Oh, that Rei! Backstage, where everyone runs postshow to get her seasonal deep-thought words (or in this case, word) to grasp on to, she offered the frightful, “Monster.” To wit, Kawakubo’s green-lipped models plodded by ominously trancelike, arms bound and faces sometimes obscured, encased in piles, piles and more piles of thick, undulating padded knits (and the occasional ill-fitting but natty Prince of Wales check), their bodies mere foundation for lumpy, bumpy, misshapen masses of woolen darkness and multiple sleeves. In show notes, Kawakubo shed a little more light on the motif. “It’s not about the typical monster you find in sci-fi and video games,” she wrote. “The craziness of humanity, the fear we all have, the feeling of going beyond common sense, the absence of ordinariness, expressed by something extremely big, by something that could be ugly or beautiful.”

Genuinely deep thoughts, realized to perfection: crazy — check. Beyond common sense — check. Absence of ordinariness — double-check, and hundreds of shows into the season, Godspeed. Not, by the way, that anyone wants everyone with runway clearance to unleash his/her inner Rei — that’s the last thing a monthlong fashion season needs. We do need the occasional flight of the ordinary delivered by someone who has earned the right to send it packing. Along the way, we might be thrilled, outraged, awed, annoyed — so be it.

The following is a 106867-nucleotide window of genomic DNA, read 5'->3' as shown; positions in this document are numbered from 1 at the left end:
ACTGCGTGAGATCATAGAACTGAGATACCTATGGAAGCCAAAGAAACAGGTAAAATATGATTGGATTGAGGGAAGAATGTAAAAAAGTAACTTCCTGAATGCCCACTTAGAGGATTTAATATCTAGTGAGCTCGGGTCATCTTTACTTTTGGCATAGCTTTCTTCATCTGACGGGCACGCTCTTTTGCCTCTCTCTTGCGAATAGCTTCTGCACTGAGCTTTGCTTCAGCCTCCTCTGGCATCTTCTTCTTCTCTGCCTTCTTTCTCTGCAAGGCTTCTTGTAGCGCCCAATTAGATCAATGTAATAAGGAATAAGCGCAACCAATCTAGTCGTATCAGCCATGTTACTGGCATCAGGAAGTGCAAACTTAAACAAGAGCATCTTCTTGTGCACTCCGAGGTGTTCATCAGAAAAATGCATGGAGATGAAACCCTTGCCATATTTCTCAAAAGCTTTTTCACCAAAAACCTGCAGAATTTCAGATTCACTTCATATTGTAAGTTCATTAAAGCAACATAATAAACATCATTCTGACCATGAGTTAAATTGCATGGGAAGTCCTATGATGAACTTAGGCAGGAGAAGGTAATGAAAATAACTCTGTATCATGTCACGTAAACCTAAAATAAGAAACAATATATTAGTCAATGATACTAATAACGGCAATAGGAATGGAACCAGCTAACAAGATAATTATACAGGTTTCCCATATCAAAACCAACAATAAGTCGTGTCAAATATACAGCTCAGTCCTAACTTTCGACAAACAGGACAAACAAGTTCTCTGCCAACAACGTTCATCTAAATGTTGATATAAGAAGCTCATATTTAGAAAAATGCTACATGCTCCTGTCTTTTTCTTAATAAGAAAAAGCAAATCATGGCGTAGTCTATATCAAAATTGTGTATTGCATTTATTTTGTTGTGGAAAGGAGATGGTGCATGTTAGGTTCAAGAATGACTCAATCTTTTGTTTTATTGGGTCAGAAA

This fall, though Kawakubo may be passionate in her exploration of the convergence of ugly and beautiful, we might be amused. Dare we tell her that her knit-one/purl-two gyrations are perversely on trend? That there’s a word for a collection built on a base of stretchy catsuits with a dash of cropped tops and naughty sparkle panties — sexy? Or maybe we should thank her for sending a message of sartorial tolerance: Monsters are just like the rest of us. In the throes of a bleak winter, they want to feel cozy, too.

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